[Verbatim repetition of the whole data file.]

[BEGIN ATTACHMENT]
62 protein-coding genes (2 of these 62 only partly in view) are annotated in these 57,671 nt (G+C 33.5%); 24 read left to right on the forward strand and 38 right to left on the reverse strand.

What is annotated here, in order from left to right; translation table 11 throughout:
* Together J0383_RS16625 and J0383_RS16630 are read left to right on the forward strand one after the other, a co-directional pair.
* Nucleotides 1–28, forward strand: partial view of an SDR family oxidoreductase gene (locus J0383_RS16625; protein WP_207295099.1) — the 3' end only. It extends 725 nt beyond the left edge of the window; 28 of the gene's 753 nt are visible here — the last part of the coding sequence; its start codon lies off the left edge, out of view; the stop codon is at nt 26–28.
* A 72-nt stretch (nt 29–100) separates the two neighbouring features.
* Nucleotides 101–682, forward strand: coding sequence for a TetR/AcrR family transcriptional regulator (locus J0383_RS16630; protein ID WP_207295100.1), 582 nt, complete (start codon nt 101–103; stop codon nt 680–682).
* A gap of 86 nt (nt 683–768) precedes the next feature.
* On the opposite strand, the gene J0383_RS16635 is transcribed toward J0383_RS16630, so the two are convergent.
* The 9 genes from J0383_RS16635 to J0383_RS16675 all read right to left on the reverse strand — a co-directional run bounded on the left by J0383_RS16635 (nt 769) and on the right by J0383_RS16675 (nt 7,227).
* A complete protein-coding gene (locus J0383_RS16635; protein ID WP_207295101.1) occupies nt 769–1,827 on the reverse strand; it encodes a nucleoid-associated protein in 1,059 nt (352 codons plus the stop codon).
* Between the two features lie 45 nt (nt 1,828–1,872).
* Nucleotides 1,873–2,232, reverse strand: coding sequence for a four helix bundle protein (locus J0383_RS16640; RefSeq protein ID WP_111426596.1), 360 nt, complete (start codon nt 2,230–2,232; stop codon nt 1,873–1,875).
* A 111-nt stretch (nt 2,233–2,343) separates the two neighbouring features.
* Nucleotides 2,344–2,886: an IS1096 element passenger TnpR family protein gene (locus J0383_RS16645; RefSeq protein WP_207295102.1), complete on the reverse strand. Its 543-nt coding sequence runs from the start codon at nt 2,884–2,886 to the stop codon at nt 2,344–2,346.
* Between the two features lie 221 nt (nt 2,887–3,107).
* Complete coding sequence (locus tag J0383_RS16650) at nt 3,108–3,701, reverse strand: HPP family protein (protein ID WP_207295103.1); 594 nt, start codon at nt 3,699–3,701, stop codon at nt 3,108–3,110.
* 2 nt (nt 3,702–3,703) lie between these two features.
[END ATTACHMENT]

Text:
62 protein-coding genes (2 of these 62 only partly in view) are annotated in these 57,671 nt (G+C 33.5%); 24 read left to right on the forward strand and 38 right to left on the reverse strand.

What is annotated here, in order from left to right; translation table 11 throughout:
* Together J0383_RS16625 and J0383_RS16630 are read left to right on the forward strand one after the other, a co-directional pair.
* Nucleotides 1–28, forward strand: partial view of an SDR family oxidoreductase gene (locus J0383_RS16625; protein WP_207295099.1) — the 3' end only. It extends 725 nt beyond the left edge of the window; 28 of the gene's 753 nt are visible here — the last part of the coding sequence; its start codon lies off the left edge, out of view; the stop codon is at nt 26–28.
* A 72-nt stretch (nt 29–100) separates the two neighbouring features.
* Nucleotides 101–682, forward strand: coding sequence for a TetR/AcrR family transcriptional regulator (locus J0383_RS16630; protein ID WP_207295100.1), 582 nt, complete (start codon nt 101–103; stop codon nt 680–682).
* A gap of 86 nt (nt 683–768) precedes the next feature.
* On the opposite strand, the gene J0383_RS16635 is transcribed toward J0383_RS16630, so the two are convergent.
* The 9 genes from J0383_RS16635 to J0383_RS16675 all read right to left on the reverse strand — a co-directional run bounded on the left by J0383_RS16635 (nt 769) and on the right by J0383_RS16675 (nt 7,227).
* A complete protein-coding gene (locus J0383_RS16635; protein ID WP_207295101.1) occupies nt 769–1,827 on the reverse strand; it encodes a nucleoid-associated protein in 1,059 nt (352 codons plus the stop codon).
* Between the two features lie 45 nt (nt 1,828–1,872).
* Nucleotides 1,873–2,232, reverse strand: coding sequence for a four helix bundle protein (locus J0383_RS16640; RefSeq protein ID WP_111426596.1), 360 nt, complete (start codon nt 2,230–2,232; stop codon nt 1,873–1,875).
* A 111-nt stretch (nt 2,233–2,343) separates the two neighbouring features.
* Nucleotides 2,344–2,886: an IS1096 element passenger TnpR family protein gene (locus J0383_RS16645; RefSeq protein WP_207295102.1), complete on the reverse strand. Its 543-nt coding sequence runs from the start codon at nt 2,884–2,886 to the stop codon at nt 2,344–2,346.
* Between the two features lie 221 nt (nt 2,887–3,107).
* Complete coding sequence (locus tag J0383_RS16650) at nt 3,108–3,701, reverse strand: HPP family protein (protein ID WP_207295103.1); 594 nt, start codon at nt 3,699–3,701, stop codon at nt 3,108–3,110.
* 2 nt (nt 3,702–3,703) lie between these two features.